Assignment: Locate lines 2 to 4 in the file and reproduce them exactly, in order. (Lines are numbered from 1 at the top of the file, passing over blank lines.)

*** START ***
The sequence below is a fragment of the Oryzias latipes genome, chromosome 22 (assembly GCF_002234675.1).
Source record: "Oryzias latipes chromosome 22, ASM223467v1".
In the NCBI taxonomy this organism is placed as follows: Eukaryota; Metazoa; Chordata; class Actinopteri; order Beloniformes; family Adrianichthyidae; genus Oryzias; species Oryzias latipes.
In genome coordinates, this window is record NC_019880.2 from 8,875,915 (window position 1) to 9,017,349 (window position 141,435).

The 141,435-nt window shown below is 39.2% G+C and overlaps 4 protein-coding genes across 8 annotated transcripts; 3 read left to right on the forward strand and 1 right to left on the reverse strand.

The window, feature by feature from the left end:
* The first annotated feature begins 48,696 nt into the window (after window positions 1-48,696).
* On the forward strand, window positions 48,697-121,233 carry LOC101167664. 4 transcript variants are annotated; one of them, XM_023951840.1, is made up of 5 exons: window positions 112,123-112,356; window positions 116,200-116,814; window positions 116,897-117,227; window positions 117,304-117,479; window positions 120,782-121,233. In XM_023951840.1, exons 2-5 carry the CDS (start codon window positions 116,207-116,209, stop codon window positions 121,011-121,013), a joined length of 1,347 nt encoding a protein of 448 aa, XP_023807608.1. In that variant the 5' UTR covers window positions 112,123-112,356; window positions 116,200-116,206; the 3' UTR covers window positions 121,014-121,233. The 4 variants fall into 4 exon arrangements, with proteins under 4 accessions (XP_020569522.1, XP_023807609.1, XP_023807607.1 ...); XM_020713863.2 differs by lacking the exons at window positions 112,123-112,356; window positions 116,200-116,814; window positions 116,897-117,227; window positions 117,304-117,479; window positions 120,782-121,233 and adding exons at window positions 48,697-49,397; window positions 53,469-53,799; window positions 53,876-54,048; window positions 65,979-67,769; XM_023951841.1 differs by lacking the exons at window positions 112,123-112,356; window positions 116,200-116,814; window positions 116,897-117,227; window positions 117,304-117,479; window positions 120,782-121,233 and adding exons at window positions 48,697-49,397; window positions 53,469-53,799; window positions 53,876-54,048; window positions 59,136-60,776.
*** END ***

Source record: "Oryzias latipes chromosome 22, ASM223467v1".
In the NCBI taxonomy this organism is placed as follows: Eukaryota; Metazoa; Chordata; class Actinopteri; order Beloniformes; family Adrianichthyidae; genus Oryzias; species Oryzias latipes.
In genome coordinates, this window is record NC_019880.2 from 8,875,915 (window position 1) to 9,017,349 (window position 141,435).